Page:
More useful plants may sprout from gene role discovery

04/19/04



New information about how plant cell walls are formed could lead to more nutritious livestock feed. Purdue University biochemist Clint Chapple uses the laboratory plant Arabidopsis thaliana to uncover ways to alter plants to improve crops for this and other uses. (Purdue Agricultural Communications photo/Tom Campbell)

A publication-quality photo is available at http://ftp.purdue.edu/pub/uns/+2004/chapple-fluorescence.jpg


WEST LAFAYETTE, Ind. - It may be possible to alter plants so they are more nutritious and easier to process without weakening them so much they fall over, according to Purdue University researchers who found a new twist in a plant formation biochemical pathway.

Decreasing the amount of two acids in plant cell walls may enhance livestock feed digestibility for better nutrition, while increasing the potential uses of various plants, said Clint Chapple, Purdue biochemistry professor.

The findings, published in a recent issue of The Plant Cell, revise scientific thinking about the role of ferulic and sinapic acids in building plant cell walls. For many years, researchers believed that the two acids contributed to the production of lignin, the principal structural component of plant cell walls.

"It's the hardening substance that makes the difference between a piece of celery and a piece of wood," Chapple said.

Based on laboratory studies, Chapple and his team found that an enzyme converts two molecules into the acids, which then are incorporated into cell walls. This indicates that sinapic and ferulic acids are end products rather than intermediates, or building blocks, in an essential biochemical pathway for cell wall construction, Chapple said.

"Now that we know the acids are not part of the lignin pathway, it may be possible to change cell walls without harming the plant," he said. "It will be easy to isolate and alter the corresponding gene in other plants, including those used for livestock feed such as corn."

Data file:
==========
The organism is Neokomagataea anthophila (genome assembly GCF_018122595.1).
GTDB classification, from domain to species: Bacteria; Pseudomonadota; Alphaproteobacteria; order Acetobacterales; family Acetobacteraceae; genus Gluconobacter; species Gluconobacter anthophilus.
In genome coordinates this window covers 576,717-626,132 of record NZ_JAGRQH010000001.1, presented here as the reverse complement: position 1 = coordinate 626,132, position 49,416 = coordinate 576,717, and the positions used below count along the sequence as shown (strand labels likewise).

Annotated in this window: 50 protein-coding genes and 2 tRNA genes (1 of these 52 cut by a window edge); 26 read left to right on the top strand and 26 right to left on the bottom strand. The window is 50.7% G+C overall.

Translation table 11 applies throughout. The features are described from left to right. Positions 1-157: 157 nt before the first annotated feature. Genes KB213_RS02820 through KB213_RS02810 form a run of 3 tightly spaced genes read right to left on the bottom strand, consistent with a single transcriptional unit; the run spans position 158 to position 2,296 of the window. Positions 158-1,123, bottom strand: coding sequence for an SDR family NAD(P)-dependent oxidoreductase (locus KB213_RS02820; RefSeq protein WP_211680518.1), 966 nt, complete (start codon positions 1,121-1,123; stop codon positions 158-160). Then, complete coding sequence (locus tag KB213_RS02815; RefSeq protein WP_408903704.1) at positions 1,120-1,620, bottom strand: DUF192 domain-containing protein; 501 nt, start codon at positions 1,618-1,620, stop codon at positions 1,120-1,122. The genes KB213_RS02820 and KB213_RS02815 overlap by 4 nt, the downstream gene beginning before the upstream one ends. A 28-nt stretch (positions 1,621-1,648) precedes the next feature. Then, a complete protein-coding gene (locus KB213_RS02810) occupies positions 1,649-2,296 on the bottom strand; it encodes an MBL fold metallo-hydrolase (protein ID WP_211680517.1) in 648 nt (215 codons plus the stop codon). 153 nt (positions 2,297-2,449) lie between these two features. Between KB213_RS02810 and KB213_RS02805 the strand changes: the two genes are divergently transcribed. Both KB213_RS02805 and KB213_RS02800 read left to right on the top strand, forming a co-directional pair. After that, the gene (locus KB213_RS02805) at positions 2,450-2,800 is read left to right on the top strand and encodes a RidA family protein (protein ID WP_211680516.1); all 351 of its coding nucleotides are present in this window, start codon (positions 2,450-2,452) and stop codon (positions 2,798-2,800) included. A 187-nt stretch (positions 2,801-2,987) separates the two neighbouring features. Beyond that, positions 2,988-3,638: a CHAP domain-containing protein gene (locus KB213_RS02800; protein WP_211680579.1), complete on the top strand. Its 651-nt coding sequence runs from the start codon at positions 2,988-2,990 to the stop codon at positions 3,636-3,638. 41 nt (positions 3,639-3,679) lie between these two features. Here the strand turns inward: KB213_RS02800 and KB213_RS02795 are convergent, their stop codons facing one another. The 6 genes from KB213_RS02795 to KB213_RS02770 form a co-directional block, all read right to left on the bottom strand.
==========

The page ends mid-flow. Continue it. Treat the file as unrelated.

The main focus of the research is to create more useful plants. In normal plants, cross linking of lignin, ferulic acid and other substances forms a strong bond that make cell walls difficult to break down.

But Chapple said he believes that cell walls could be manipulated so that nutrients in livestock feed are more easily absorbed into the digestive tract.

One clue that led Chapple's team to its finding came when the scientists looked at leaves from normal and mutant Arabidopsis thaliana plants under ultraviolet lights. The normal Arabidopsis leaves appear blue-green under UV light. Mutants, which lack a derivative of sinapic acid, appeared red under the UV light. This enabled the researchers to identify the gene responsible for synthesis of sinapic and ferulic acids, compounds that subsequently are cross-linked into cell walls.

Altering the gene that programs an enzyme involved in creation of ferulic acid and sinapic acid might be a way to change cell wall make up, Chapple said. His team cloned the gene, called REDUCED EPIDERMAL FLUORESCENCE1 (REF1), which encodes an enzyme that is a member of the aldehyde dehydrogenase family. A similar enzyme helps the human body detoxify alcohol.

"People thought that we'd have a hard time manipulating ferulic acid in corn cell walls because that might mess around with lignin production and the plants would fall over," Chapple said about earlier hypotheses on producing more digestible animal feed.

The new findings may solve some agriculture production problems, he said.

"We appear to be reaching the limits of productivity in terms of bushels per acre," Chapple said. "You can only plant things so close together; plants can only grow so big. If a seed company were able to increase yield per acre by 1 percent, that's a big improvement."

In contrast, if the quality of a crop or its digestibility could be altered, that would be a significant benefit to farmers and their livestock.

"You could feed a cow more, but even that has a limit because it will only eat so much," Chapple said. "Or you could make what the cow eats more energy-rich by improving the digestibility."

The other researchers involved in this study were: Ramesh Nair, now with Pioneer Hi-Bred International; Kristen Bastress, Duke University graduate student; Max Ruegger, now with Dow AgroSciences; and Jeff Denault, Eli Lilly and Co. research scientist. The U.S. Department of Energy's Division of Energy Biosciences and the Howard Hughes Medical Institute Undergraduate Initiative provided funding for this research.

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